Cranes Green Cottage (Farm)
Cranes Green Cottage (more recently called Oaklands) is one of the oldest houses in the village and stands on the south side of The Green along the footpath that leads from the Co-op to Holly Close. It gave its name to the green in front of the Co-op and Ross Villas called Cranes Green where there was also a pond which was filled in, or dried up, c1914. It was a smallholding and its grounds were larger than they are today but have since been built on as part of the “Rowans” estate.
The exact date the house was built is not known but its style and some supporting records indicates pre1800. Arguably it is shown on Faden’s map of 1797 as illustrated here:
There are clues to the age of the property by reference to Land Tax payments made by Thomas Crane Snr and his son Thomas Jnr. in 1798, 1800 and 1812. Land Tax schedules do not name properties so we cannot be sure the payments relate to this property but at a time when houses were simply named after their owners/occupiers it is highly likely that this is how the property got its name.
Thomas Crane Jnr. was listed in 1812 Inclosure Award as the owner of the property which included a cottage, barn, stable and outbuildings to a total of 2 acres, 3 rods and 30 perches. Below is the Inclosure Award map showing the property which is the same as Cranes Green Cottage. Thomas Crane Jnr. died in 1833.
The house is also shown on the 1842 Tithe Award map and accompanying list as plot 316 (and 316a the road in front of it). At that time it was owned by William Rising (1769-1846) and occupied by William Pollard Thompson (1801-1844) who was a farmer. The rest of the plot previously shown in 1812 but now numbered as 171 was farmed by John Lacy. This is the 1842 Tithe Award map that shows it:
The house is not specifically named in any census from 1841 to 1891 inclusive and as a result is very difficult to trace. Looking deeply at these records there is no single family in the area of the house that consistently appears over these years.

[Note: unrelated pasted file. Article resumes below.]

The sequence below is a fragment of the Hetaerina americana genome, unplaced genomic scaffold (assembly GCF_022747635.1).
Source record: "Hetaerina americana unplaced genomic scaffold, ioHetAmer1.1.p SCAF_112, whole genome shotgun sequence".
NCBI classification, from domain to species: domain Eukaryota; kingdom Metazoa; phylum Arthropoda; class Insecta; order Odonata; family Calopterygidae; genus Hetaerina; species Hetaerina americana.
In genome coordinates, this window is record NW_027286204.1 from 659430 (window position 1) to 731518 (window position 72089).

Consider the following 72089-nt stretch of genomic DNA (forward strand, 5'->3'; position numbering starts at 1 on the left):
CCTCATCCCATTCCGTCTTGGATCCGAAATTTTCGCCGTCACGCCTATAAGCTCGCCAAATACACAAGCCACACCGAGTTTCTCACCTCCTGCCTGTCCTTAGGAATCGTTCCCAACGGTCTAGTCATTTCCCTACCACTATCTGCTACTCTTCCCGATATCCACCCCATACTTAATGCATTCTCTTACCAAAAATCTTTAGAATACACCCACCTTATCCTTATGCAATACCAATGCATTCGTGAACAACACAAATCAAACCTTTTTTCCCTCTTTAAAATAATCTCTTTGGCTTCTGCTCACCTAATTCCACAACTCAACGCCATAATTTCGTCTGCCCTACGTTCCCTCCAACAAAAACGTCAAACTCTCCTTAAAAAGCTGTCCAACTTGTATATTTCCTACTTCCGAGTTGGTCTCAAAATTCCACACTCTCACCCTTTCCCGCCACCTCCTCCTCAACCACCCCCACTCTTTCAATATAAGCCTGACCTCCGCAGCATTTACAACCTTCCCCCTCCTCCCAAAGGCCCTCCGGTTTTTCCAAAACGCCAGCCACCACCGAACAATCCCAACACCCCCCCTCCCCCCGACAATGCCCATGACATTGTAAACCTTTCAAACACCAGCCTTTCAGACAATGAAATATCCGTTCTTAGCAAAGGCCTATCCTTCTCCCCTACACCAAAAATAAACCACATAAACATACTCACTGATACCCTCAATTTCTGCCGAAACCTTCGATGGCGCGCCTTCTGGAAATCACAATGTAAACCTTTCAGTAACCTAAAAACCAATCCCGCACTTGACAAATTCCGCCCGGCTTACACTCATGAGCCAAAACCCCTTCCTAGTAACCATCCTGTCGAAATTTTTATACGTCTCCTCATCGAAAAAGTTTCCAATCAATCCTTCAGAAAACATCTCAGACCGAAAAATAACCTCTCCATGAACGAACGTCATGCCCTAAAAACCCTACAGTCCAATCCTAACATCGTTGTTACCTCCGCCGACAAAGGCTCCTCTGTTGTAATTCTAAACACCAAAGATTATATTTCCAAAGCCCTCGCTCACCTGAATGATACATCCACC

The Register of Electors for 1898 lists James Cooper Faulke as living at Crane’s Green with his wife Eliza, nee Crisp. Her father was Anthony Crisp and he was a surgeon who for many years was also the Registrar of births and deaths for the village. James had taken over that role following his father-in-law’s retirement so Cranes Green Cottage must have seen a regular stream of visitors attending to register these events. James & Eliza appear to have lived there in 1901 but James died in 1905 and Eliza moved to Ivydene off Back Lane.
The identity of the house in the 1911 census remains problematic. For the first, and only time direct references are made to it in a census….. but there are in fact three references to families living at “Cranes Green”. It seems they are referring to it as a tiny area of that part of the Village Green without specifically saying which one was the actual cottage. The three families listed were:
- James & Catherine Goodwin plus seven children. James was a market gardener.
- Charles & Rosa Green and their son. Charles was a labourer.
- George & Harriet Smith who were both 89 and retired. George was previously a tailor.
The most likely candidates for living at the cottage were James & Catherine as it had previously been associated with market gardening and had suitable outbuildings.
Kelly’s Directory of 1929 tells us that James Albert Dyball lived there and was a farmer. He was born in the village in 1863 and his parents were Thomas Dyball (1832-1909) and Maria, nee Kerrison (1835-1909).
In 1937 and 1939 the house was occupied by Wesley & Edith Stone and their five children. They were from Halvergate and he was a market gardener.
Finally, here is a chart from 1951 when adjacent sewerage works were being carried out that clearly shows the house still with its outbuildings.